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Helen Castor hears about King Harold's banners, the Amritsar massacre, swastikas on Scottish fences and the place of art in the Secondary Modern Schools of the 1950s.

Helen Castor presents more stories that deliver new insight into our past.

Were King Harold's banners sent by William Duke of Normandy to the Pope? Helen castor talks to Dr Tom Licence at the University of East Anglia about the story that the Pope had sent William a papal banner to carry into battle, signifying his approval of the Conquest. But, was the story invented with a view to legitimizing the Conquest by giving it a stamp of papal authority?

An almost Soviet-styled wall mural has been uncovered and restored at St Crispin's comprehensive school at Wokingham in Berkshire. Painted by Fred Millett and now restored by the Perry Lithgow Partnership it depicts 'summer' and is one of many similar works of art that were incorporated in school designs in the 1950's.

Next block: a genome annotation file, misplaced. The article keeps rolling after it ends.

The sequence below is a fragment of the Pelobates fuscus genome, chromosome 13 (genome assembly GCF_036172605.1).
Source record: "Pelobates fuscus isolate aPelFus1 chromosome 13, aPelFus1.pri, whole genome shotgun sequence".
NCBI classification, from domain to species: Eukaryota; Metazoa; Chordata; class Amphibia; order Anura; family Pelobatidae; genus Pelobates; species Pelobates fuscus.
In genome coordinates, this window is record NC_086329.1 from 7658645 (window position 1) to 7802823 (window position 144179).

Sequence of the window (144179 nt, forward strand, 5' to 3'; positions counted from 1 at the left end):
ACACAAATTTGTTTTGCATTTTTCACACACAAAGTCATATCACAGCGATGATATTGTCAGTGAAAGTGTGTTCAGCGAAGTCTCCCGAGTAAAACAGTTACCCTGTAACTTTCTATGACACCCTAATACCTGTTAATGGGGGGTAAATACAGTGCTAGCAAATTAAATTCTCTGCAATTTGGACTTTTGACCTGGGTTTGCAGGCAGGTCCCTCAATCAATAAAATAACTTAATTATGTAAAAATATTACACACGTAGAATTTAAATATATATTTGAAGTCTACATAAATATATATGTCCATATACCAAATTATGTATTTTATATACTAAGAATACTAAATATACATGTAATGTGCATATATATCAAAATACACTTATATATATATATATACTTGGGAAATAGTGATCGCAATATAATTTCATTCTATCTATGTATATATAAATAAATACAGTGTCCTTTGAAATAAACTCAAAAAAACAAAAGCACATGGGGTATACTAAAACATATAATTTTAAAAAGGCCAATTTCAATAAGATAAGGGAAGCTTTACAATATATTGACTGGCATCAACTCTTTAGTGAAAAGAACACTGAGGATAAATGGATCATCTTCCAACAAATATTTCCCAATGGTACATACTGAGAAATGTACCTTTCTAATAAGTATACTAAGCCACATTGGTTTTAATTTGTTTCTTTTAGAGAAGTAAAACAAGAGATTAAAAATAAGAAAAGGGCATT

A listener discovered a fence 'tensioner' in a field near Aviemore in Scotland and wonders whether it is an artefact of a little-known Nazi history. Second World War historian James Holland dampens down such claims by explaining that the Nazi's over-engineered and over-designed even the simplest objects - hence their survival even in the most unlikely places!

Dr Nick Lloyd of King's College University of London has just written "The Amritsar Massacre: The Untold Story of One Fateful Day" in which he paints a slightly different picture of events in April 1919 when troops led by Brigadier General Reginald Dyer shot and killed nearly 400 people.

Producer: Nick Patrick
A Pier Production for BBC Radio 4.

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30 minutes

Last on

Tue 11 Oct 2011 15:00